Freidrich Nietzsche’s Best Quotes đź’¬

Fredrich Nietzsche is considered as one of history’s most quoted personalities. Here are some of his most interesting quotes.

Friedrich Nietzsche

(1844 - 1900), German

Friedrich Nietzsche had a lot to say about some of society’s most important and valued ideas and institutions— from the church to ideas about power, morality, art, knowledge, and many others. The quotes entered in this section offers a condensed snapshot of some of these ideas which have found their way into the thoughts and ideas of different individuals throughout the ages.

Freidrich Nietzsche's Best Quotes

The Will to Power

What is good? Everything that heightens the feeling of power in man, the will to power, power itself.

The Antichrist

Contrary to prevailing contemporary moral categorizations, Freidrich Nietzsche contended somewhat radically that goodness is defined by the instincts that drive humans toward consolidating power. Nietzsche seemed to believe that all creatures aim at the enhancement of their power—and then further, that this fact entails that enhanced power is good for us.

This power is not necessarily so much about the physical domination of others and accumulation of means as it is about self-mastery. Nietzsche intended his theory to be placed as a counterpoint to Arthur Schopenhauer’s ‘Will to live’ that anticipates an ultimately frustrating end to our striving, desiring nature. Nietzsche on the other hand proposes that this nature of ours can be harnessed to a productive and worthwhile end.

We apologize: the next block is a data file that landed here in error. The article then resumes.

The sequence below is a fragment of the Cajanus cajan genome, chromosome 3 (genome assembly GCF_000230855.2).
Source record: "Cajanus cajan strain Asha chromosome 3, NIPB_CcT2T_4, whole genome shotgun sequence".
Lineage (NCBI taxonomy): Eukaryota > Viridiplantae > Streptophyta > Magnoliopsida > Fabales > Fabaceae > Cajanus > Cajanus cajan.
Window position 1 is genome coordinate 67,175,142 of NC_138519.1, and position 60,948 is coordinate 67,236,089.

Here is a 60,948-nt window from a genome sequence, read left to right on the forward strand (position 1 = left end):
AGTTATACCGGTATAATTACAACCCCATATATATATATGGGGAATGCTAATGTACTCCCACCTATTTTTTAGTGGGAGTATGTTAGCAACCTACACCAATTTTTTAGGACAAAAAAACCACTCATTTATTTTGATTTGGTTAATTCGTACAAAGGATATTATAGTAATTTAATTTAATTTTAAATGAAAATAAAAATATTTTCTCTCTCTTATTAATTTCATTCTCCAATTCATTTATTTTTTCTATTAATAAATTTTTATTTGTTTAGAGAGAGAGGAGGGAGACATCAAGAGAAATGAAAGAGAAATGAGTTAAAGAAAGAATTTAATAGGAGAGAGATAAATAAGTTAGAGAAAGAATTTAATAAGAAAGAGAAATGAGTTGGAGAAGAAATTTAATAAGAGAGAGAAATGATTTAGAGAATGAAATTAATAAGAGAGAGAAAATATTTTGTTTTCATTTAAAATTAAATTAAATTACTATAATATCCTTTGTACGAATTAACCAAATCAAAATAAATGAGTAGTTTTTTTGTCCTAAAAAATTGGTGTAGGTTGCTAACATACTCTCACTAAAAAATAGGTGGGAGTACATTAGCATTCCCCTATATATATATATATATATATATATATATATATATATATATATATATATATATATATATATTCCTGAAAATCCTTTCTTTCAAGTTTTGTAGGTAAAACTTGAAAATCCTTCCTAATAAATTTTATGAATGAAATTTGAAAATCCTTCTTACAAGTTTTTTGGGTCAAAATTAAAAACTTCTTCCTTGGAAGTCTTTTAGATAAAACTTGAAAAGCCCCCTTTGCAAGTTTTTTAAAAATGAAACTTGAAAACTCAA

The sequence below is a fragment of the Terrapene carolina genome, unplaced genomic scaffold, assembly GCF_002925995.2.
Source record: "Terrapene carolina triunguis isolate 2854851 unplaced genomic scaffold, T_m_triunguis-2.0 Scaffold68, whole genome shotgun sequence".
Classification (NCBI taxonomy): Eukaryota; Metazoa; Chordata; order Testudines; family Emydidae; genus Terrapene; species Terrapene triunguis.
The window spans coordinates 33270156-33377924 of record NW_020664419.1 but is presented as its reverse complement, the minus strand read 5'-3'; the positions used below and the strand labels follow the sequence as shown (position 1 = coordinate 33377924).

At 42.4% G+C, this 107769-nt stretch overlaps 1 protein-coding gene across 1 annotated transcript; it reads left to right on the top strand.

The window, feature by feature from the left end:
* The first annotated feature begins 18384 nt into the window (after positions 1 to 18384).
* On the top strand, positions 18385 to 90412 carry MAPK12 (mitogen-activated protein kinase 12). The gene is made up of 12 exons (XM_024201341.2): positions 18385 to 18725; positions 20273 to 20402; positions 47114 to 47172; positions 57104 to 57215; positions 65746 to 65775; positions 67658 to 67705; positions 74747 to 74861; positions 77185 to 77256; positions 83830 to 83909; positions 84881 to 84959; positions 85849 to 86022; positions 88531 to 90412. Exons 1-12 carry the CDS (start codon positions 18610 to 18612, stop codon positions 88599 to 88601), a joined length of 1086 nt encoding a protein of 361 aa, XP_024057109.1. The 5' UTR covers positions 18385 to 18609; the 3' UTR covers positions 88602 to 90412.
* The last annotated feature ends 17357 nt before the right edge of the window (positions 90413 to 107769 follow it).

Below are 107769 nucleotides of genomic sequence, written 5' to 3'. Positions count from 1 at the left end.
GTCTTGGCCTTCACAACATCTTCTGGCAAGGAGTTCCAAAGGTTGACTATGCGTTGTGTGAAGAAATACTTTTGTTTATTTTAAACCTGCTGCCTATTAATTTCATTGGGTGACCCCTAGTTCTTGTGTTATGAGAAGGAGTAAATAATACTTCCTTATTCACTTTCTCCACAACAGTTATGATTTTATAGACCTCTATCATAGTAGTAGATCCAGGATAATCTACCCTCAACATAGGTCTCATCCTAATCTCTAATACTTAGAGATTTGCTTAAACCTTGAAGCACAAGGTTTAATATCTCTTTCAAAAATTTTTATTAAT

Man, in his highest and most noble capacities, is wholly nature and embodies its uncanny dual character. Those of his abilities which are awesome and considered inhuman are perhaps the fertile soil out of which alone all humanity … can grow.

Homer’s Contest

This quote reflects Nietzsche’s radical attempt to reevaluate contemporary moral standards away from its prejudice against man’s natural instincts. Here he is suggesting that natures which are now considered base, primal, and inhuman, are in need of an objective reevaluation because perhaps their encouragement represents humanity’s best chance for progress.

Truth and Honesty

How much truth does a spirit endure, how much truth does it dare? More and more that became for me the real measure of value.

Ecce Homo

As this quote suggests, for Nietzsche, honesty is one of the truest tests of a man’s value, of his depth, the greatness of soul, and of his strength. He criticized Christianity as the religion of the weak precisely because its adherents decided to find comfort in comfortable postulations and doctrines that are then shielded from normal standards of critical inquiry through the institution of belief and faith.

The likes of Martin Luther and Saint Paul advocated for blind belief because they could not justify these beliefs otherwise. The truth of the claim is not self-evident or verifiable. But because the Christian lacks the strength to confront reality and accept it, he settles for and holds tight to these comfortable beliefs.

I do not want to believe it although it is palpable: the great majority of people lacks an intellectual conscience. … I mean: the great majority of people does not consider it contemptible to believe this or that and live accordingly, without having first given themselves an account of the final and most certain reasons pro and con, and without even troubling themselves about such reasons afterward.”

Gay Science